April 8, 2013 — Representatives from D’Youville College flew more than 7,300 miles to India to bring chiropractic information to doctors and medical students in one of the most populous countries in the world.
Chiropractic is non-existent in India according to Dr. Arup Sen, vice president for academic affairs at D’Youville and a native of India.
“There is only one chiropractor in Delhi that has a population of more than 20 million people,” he said. “There is a huge, huge potential for chiropractors in India, an untapped market, and we want to be first in there with our program.”
D’Youville started their chiropractic program in 2004, the first in the U.S. at a liberal arts based, traditional healthcare focused institution.
The group from D’Youville that travelled to India included Dr. Sen; Dr. Kathleen Linaker, director of the chiropractic program; Ronald H. Dannecker, director of International Admissions and Marketing; and Brandon L. Moran, an international recruiter.
Presentations for Indian doctors and medical students were arranged by Dr. Vidur Jain, who travelled with the team from D’Youville. Jain is an orthopedic surgeon with a practice in New Delhi who is currently attending D’Youville and will complete his degree in chiropractic in May.
“Dr. Jain came to me with the idea of offering the program to medical students and physicians in India as it would provide a low cost medical option for patients and allow doctors to expand their practice,” Sen said. “I immediately saw the potential for the college.”
Presentations to approximately 150 medical students at a major university in New Delhi were well received and prompted a “lot of medical and technical questions” about chiropractic.
In other sessions, the D’Youville group explained to the medical doctors how chiropractic can be used for treatment, how it could eliminate the need for surgery for some patients and at a lower cost to the patient.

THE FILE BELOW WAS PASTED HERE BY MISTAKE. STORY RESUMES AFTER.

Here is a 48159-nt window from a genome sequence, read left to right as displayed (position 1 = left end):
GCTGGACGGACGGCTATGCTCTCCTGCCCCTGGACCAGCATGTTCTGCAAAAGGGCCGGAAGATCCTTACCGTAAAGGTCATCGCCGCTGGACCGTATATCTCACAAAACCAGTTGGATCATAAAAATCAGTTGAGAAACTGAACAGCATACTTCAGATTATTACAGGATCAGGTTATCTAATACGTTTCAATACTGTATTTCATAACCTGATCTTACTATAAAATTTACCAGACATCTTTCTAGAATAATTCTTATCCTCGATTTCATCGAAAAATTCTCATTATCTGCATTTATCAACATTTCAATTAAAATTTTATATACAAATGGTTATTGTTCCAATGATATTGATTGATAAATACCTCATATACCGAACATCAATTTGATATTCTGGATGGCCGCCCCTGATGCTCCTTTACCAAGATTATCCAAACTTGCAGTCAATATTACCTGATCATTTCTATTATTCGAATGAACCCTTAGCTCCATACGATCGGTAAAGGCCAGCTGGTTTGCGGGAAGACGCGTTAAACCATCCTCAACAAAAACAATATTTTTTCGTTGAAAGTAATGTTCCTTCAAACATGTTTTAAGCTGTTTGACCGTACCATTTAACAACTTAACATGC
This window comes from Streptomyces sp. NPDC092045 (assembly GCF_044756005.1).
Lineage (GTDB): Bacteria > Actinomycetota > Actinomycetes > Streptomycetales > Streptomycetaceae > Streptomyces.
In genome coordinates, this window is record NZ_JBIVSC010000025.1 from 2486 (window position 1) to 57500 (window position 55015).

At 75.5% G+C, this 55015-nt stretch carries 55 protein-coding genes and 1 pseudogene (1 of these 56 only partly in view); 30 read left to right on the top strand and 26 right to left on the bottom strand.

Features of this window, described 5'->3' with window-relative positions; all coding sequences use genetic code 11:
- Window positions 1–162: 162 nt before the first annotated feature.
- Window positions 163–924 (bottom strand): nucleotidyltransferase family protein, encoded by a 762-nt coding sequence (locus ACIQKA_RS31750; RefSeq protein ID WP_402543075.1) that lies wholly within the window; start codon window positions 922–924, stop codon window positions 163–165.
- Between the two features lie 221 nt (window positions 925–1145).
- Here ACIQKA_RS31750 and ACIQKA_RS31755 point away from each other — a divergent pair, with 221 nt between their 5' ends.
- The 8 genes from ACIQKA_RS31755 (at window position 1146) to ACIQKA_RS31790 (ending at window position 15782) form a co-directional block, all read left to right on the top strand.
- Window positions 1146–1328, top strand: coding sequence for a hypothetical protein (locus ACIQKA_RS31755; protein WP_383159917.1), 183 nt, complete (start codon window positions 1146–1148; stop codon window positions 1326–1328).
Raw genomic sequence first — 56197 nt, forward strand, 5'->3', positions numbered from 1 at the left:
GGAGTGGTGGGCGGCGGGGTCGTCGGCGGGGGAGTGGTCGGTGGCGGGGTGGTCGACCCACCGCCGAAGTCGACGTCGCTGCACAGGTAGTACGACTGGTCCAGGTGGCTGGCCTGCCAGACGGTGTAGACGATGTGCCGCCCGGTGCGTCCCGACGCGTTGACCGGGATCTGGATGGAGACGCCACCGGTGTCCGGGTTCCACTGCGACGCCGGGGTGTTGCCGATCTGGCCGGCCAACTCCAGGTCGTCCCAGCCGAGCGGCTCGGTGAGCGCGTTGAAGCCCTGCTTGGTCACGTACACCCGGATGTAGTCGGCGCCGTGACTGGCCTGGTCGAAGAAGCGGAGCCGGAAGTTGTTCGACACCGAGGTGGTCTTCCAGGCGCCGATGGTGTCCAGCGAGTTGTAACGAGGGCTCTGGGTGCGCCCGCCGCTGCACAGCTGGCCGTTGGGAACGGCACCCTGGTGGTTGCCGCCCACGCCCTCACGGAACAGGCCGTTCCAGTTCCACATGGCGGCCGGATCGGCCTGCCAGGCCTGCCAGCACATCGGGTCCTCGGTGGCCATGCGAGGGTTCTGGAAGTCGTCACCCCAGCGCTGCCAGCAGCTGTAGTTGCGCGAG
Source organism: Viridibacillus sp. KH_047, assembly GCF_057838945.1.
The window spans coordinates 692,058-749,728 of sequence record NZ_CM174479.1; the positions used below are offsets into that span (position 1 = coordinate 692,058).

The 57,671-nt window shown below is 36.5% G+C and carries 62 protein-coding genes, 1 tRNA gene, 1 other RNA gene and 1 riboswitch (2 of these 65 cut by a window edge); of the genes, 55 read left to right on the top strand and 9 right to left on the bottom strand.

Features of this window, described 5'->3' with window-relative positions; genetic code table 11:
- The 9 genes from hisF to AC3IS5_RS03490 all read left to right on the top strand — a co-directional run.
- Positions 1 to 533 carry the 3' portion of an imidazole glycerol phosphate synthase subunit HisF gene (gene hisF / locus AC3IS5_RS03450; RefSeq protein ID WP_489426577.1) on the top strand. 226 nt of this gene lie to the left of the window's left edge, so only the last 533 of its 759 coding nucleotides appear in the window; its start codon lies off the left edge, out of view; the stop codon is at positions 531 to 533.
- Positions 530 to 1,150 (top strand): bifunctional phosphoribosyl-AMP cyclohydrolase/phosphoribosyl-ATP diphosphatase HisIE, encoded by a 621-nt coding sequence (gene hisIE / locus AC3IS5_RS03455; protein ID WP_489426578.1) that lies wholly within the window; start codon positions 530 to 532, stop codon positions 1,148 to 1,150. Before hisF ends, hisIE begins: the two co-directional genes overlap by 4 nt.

“We received a good number of applications from the medical students and some doctors,” Dannecker said.
Program presentations were also made at a university in Hyderabad, a city in the south of India.
D’Youville produced a 20-minute video with demonstrations of various chiropractic adjustments. The video was shown at all presentations and features Sonni Gill, a current D’Youville student from Toronto, Canada.
“The presentations were very well received and there was a high level of interest. I think it will result in students applying to D’Youville,” Dr. Kathleen Linaker said. “It was a very successful trip and we need to keep up the momentum.”
The D’Youville representatives also attended the “Indo-American Education” summit in Hyderabad. It is billed as the biggest networking event for leaders in education from around the world. An estimated 1,000 leading Indian and foreign universities were on hand for the educational event.
“We presented information about D’Youville and our programs to a large number of university officials,” Sen said.
While in India, Moran spent 10 days traveling to five Indian cities to make presentations at some 18 secondary schools. He traveled with 17 other college and university recruiters from around the U.S., Germany and Liberia. Moran visited Hyderabad, Pune, Mumbai (formerly Bombay) also with a population of 20 million, Jaipur and institutions in New Delhi.
“The tour proved to be an excellent opportunity to learn more about the Indian education system, connect with school administrators and faculty, and share information about D’Youville and the U.S. education process with their students,” he said.
Moran was amazed by the amount of interest expressed by administrators and students about opportunities to study in the United States and elsewhere. “The demand for higher education far outweighs the number of colleges and universities in India, and for many, the U.S. and the U.K. are popular options,” he said. “With the various challenges facing India, many see education as the panacea. Because of the problems at home, they take education very seriously.”
Initially, D’Youville hopes to recruit 10-15 students for the 2014–2015 academic year and will continue developing collaborations with appropriate institutions and individuals in India to increase those numbers.
The trip was a part of the private college’s strategic plan to expand international enrollment.
“Something like this takes time,” Sen pointed out. “You have the distance, language, and culture to work with but we have successfully planted the D’Youville name in India.”
D’Youville also signed a collaborative agreement with St. Andrew’s, a Catholic college located in Mumbai.
Source: D’Youville College, dyc.edu